Zach Hannum is one of the only people growing Montana Christmas trees.

After seeing farms in the Flathead struggle to grow firs, the type of tree in highest demand, he saw an opportunity. Now as the owner of Montana Nursery and Landscape Supply, Hannum grows his trees, sells them to wholesalers across the state and sells them himself at the nursery in Helena.

“A lot of people like a Montana grown tree,” he said.

Hannum previously specialized in nursery stock farming where he would grow trees as large as 48 feet and dig them up alive to be delivered to developers or builders who didn’t want to start from scratch by planting a sapling. But in 1990, he planted his first crop of Christmas trees on his land in Trout Creek in Sanders County.

“We get 26 inches of rain a year,” he said. “The only two counties that get that moisture is Lincoln and Sanders County.”

He’s navigated obstacles along the way like when to shear a tree or grazing elk forcing him to fence his crop.

“Elk ate them down to the wood,” he said. “It’s like candy.”

Hannum says he’s the only one in the state growing Fraser firs and Grand firs.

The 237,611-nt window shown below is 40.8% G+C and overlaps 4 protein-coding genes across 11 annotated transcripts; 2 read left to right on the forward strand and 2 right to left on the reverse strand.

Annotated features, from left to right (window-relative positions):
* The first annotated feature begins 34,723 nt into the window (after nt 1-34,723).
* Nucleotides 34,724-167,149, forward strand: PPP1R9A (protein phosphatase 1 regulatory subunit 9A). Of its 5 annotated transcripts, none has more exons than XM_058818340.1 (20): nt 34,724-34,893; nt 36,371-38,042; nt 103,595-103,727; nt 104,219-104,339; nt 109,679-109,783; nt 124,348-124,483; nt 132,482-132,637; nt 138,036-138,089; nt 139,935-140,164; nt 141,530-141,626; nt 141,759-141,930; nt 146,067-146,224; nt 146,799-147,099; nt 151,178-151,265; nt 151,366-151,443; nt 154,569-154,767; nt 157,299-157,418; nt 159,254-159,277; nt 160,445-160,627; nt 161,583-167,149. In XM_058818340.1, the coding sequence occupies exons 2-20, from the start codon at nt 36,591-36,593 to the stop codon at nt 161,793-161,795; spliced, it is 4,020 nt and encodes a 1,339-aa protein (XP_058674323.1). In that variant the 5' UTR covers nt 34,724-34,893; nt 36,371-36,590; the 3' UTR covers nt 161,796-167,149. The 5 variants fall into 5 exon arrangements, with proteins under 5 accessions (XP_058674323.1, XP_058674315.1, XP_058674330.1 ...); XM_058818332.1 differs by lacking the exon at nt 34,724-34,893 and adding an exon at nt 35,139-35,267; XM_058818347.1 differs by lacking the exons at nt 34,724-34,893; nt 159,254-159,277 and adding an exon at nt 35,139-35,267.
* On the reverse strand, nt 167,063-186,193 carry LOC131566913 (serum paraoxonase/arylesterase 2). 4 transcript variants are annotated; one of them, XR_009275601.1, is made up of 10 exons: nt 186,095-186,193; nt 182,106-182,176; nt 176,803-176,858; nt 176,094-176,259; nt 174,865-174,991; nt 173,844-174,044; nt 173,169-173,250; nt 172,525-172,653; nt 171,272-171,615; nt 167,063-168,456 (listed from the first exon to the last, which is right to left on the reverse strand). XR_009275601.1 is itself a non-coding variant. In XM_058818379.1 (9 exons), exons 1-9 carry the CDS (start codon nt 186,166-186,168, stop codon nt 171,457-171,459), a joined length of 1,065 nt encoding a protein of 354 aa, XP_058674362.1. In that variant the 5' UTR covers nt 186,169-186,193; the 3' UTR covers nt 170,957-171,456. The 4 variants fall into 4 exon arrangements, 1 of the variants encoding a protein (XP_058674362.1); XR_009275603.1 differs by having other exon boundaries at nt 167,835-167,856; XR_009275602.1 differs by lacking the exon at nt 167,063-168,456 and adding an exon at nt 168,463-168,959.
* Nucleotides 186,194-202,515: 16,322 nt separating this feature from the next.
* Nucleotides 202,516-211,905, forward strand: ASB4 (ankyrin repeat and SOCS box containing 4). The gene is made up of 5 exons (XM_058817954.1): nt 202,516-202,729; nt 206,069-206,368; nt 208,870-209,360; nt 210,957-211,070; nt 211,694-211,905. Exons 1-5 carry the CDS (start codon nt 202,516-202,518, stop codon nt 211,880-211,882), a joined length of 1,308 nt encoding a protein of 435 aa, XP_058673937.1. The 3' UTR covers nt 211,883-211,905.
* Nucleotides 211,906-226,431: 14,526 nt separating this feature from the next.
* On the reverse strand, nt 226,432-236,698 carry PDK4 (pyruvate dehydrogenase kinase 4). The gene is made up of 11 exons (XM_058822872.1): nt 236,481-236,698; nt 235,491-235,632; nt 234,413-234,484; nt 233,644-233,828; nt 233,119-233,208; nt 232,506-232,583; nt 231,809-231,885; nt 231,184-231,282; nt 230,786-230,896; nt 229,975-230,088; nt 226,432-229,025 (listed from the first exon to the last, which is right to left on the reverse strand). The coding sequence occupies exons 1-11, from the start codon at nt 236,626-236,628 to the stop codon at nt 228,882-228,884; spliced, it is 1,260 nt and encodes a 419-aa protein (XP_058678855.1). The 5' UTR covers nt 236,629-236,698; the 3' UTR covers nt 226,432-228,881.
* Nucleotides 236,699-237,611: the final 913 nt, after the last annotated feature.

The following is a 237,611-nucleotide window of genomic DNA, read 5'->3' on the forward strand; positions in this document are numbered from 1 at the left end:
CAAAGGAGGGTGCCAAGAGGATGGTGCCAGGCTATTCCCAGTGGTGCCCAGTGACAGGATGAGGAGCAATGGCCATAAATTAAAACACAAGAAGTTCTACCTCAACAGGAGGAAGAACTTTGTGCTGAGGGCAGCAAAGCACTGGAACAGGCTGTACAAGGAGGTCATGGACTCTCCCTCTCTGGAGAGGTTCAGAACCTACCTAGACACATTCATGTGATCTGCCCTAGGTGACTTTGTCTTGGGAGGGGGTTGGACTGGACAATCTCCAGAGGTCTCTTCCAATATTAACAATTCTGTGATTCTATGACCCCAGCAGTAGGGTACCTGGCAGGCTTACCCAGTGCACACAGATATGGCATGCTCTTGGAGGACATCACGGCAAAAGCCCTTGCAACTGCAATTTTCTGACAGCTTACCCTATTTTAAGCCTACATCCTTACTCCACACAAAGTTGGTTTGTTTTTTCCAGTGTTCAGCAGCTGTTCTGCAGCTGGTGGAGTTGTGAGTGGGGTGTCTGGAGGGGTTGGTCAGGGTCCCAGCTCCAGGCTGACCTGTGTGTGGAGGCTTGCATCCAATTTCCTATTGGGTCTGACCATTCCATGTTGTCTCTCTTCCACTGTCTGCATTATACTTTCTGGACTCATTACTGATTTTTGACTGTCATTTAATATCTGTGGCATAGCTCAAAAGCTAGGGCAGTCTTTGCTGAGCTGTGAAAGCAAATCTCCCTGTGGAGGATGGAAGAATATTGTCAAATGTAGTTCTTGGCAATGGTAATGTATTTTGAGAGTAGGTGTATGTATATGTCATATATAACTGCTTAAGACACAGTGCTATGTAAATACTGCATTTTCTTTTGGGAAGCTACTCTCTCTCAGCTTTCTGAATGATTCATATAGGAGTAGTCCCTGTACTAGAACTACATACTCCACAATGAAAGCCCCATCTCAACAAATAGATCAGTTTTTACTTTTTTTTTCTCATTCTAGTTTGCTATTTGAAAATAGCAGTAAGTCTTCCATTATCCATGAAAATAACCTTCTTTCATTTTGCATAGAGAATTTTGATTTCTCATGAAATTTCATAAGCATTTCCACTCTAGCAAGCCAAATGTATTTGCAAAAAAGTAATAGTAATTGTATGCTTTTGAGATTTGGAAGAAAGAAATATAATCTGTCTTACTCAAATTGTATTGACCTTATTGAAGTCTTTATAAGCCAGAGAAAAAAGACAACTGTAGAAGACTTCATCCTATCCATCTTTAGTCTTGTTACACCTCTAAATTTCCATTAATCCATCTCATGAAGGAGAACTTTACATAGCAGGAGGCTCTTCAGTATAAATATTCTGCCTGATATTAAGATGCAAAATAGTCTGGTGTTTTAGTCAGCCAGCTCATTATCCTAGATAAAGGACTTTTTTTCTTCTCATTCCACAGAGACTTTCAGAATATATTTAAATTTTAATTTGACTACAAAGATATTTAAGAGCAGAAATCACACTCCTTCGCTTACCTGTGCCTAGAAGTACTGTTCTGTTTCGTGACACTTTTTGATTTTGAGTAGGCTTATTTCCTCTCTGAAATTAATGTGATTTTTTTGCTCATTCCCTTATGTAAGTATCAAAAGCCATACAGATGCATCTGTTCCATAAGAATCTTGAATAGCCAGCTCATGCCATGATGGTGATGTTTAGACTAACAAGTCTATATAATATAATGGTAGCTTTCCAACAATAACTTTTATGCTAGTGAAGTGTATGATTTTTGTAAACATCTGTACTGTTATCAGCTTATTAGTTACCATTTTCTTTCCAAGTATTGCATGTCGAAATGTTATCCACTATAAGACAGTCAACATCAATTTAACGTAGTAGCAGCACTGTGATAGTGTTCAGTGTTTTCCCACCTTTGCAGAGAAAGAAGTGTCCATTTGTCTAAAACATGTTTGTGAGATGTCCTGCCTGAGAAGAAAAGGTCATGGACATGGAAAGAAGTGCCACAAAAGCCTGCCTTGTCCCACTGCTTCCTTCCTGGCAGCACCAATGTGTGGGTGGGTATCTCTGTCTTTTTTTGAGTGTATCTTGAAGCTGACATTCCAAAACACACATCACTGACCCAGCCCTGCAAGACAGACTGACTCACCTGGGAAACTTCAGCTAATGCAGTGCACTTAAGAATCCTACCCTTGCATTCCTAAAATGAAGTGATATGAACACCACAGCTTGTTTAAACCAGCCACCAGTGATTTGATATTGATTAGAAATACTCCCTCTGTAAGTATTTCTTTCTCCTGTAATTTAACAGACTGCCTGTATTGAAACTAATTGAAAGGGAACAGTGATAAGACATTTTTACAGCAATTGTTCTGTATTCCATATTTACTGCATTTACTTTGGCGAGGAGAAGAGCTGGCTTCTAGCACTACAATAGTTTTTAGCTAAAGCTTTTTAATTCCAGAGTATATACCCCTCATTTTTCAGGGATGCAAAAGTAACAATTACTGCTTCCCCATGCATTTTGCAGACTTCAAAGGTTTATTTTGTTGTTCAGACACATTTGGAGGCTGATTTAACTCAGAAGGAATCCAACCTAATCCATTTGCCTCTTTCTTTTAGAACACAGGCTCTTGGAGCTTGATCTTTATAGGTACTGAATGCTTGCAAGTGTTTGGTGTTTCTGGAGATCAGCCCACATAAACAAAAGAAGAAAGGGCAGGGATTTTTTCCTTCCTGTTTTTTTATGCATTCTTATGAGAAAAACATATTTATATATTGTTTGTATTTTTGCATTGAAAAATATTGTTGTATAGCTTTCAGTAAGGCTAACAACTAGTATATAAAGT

“They smell good, look good and hold their needles,” he said.

Now Hannum said the Christmas tree season is one of his favorite parts of his business. He gets to meet families and be a part of their tradition.

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“I get to know the customers a lot better this time of year,” he said. “They’re happy. Kids run around and you can sit by the fire.”

It takes about seven years before a tree is ready to be cut. Hannum said he’s set to sell out of his 350 trees this year, although he’s gone back to Trout Creek before to cut more. He remembers one year he went back with a friend for a semi-load that they sold right off the back of the truck.

Montana Nursery and Landscape Supply sells mostly Fraser and Grand firs, a few Scotch pines and a few wild-grown Douglas firs. Trees typically start at $30 and go up to $115 for an 11-foot tree. Hannum’s trees are cut at the last possible moment. He said trees that are brought from out-of-state can be cut as early as mid-October.

“We not only have a better tree, we cut it later.”


Education / Business Reporter

Education and Business Reporter for The Independent Record.

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